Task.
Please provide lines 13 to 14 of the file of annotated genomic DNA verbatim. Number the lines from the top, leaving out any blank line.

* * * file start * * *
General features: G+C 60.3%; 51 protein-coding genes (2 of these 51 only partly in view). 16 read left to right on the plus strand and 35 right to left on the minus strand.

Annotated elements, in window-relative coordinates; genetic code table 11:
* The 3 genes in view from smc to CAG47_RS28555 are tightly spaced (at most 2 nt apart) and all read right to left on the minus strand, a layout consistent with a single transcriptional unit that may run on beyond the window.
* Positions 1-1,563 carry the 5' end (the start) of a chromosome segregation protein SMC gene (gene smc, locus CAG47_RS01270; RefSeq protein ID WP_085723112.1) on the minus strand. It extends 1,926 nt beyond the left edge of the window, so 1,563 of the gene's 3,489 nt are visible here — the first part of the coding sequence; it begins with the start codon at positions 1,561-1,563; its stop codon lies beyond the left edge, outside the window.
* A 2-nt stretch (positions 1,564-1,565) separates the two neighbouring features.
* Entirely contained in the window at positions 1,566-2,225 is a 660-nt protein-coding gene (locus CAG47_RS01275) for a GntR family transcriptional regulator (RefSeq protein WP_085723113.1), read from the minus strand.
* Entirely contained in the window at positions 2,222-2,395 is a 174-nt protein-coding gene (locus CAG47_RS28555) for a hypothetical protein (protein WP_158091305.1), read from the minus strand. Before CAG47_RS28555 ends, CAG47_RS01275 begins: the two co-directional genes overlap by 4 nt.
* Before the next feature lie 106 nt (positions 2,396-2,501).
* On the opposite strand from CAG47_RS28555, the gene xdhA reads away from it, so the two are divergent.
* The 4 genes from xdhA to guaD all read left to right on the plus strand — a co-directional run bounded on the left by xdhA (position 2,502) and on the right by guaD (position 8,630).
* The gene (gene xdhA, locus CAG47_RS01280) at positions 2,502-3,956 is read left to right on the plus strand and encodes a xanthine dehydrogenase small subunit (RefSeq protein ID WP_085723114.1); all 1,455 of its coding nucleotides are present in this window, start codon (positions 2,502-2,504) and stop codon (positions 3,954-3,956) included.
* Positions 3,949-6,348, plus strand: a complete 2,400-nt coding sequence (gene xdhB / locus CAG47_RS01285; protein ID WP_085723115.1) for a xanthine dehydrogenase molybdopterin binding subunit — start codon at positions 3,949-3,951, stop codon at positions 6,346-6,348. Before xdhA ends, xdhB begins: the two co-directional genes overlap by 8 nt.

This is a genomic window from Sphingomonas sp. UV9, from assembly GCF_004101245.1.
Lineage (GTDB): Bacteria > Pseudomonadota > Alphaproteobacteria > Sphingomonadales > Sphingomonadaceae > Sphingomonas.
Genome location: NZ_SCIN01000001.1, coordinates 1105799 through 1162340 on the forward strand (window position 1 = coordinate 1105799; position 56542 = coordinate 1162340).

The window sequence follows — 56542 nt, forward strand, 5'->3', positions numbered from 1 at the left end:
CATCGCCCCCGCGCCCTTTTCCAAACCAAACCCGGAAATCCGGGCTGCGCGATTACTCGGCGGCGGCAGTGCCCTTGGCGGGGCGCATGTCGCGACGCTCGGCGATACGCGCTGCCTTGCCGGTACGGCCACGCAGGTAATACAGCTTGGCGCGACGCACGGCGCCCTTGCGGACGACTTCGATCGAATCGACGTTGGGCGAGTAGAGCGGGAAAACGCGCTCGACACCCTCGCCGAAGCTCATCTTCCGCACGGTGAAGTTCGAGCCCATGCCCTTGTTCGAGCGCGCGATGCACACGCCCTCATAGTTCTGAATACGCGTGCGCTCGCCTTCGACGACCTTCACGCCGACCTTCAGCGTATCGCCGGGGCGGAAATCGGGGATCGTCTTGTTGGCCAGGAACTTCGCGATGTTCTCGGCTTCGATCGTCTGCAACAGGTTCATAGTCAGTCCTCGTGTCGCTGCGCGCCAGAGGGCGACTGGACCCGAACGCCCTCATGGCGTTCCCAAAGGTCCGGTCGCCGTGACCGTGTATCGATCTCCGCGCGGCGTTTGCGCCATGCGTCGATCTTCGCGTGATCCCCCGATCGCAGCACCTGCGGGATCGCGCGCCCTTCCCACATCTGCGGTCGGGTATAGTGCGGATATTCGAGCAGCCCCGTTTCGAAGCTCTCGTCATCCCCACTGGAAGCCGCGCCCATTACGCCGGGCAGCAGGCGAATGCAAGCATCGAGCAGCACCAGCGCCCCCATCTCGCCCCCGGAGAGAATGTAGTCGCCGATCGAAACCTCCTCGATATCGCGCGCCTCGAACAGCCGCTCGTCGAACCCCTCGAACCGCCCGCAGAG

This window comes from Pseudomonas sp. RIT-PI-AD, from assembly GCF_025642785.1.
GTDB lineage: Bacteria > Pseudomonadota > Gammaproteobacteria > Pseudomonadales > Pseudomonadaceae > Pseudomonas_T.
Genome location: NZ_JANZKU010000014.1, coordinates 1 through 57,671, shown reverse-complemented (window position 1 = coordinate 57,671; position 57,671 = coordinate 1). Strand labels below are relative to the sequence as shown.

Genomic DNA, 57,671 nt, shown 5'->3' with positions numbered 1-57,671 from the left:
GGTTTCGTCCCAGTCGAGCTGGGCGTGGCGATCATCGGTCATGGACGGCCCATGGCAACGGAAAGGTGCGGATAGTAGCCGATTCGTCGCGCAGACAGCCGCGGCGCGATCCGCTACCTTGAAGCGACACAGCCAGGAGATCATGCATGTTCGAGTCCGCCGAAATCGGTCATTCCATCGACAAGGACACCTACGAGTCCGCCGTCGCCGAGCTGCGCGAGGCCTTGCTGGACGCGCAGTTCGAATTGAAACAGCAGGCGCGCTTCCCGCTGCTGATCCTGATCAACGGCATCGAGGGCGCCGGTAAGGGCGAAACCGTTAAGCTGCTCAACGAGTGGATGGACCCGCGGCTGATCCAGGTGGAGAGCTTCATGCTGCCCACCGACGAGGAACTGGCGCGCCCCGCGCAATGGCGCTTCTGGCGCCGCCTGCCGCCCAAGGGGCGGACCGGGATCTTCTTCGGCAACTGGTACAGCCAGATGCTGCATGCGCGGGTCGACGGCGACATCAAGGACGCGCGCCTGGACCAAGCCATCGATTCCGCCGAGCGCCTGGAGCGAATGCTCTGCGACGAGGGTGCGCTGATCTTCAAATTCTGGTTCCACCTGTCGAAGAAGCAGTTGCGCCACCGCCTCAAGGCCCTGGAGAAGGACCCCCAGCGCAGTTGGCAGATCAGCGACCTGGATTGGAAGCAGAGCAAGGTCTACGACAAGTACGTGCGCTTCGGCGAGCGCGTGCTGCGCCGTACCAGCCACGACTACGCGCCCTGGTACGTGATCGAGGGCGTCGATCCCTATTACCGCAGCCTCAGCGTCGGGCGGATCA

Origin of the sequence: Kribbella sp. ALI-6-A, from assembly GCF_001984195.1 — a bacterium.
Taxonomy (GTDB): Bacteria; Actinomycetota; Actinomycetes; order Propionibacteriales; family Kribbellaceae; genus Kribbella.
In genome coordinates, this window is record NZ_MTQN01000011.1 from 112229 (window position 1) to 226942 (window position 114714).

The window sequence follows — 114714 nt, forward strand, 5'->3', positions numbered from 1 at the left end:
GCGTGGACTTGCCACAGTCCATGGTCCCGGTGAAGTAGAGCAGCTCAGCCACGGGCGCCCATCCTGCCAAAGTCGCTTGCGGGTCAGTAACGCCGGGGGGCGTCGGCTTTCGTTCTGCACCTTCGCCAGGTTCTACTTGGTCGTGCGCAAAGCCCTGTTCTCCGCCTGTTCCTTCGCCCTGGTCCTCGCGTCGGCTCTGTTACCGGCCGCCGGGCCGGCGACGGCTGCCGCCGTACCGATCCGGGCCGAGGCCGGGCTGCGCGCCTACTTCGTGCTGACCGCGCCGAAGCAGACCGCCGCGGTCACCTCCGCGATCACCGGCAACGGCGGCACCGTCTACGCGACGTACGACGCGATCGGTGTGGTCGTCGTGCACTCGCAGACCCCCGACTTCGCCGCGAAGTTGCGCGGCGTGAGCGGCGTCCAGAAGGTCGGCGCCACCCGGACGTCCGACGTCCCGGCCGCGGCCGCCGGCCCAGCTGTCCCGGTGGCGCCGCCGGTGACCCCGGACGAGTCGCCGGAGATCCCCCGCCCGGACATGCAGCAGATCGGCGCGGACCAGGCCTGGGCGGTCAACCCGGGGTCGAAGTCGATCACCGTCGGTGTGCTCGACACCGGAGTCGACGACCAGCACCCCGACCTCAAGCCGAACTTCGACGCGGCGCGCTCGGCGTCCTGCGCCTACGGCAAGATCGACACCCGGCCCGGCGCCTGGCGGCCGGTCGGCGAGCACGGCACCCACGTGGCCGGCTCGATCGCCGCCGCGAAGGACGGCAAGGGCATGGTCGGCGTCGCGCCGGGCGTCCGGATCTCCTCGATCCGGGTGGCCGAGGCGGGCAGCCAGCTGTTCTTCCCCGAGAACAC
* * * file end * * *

This is a genomic window from Sphingomonas sp. UV9, from assembly GCF_004101245.1.
Lineage (GTDB): Bacteria > Pseudomonadota > Alphaproteobacteria > Sphingomonadales > Sphingomonadaceae > Sphingomonas.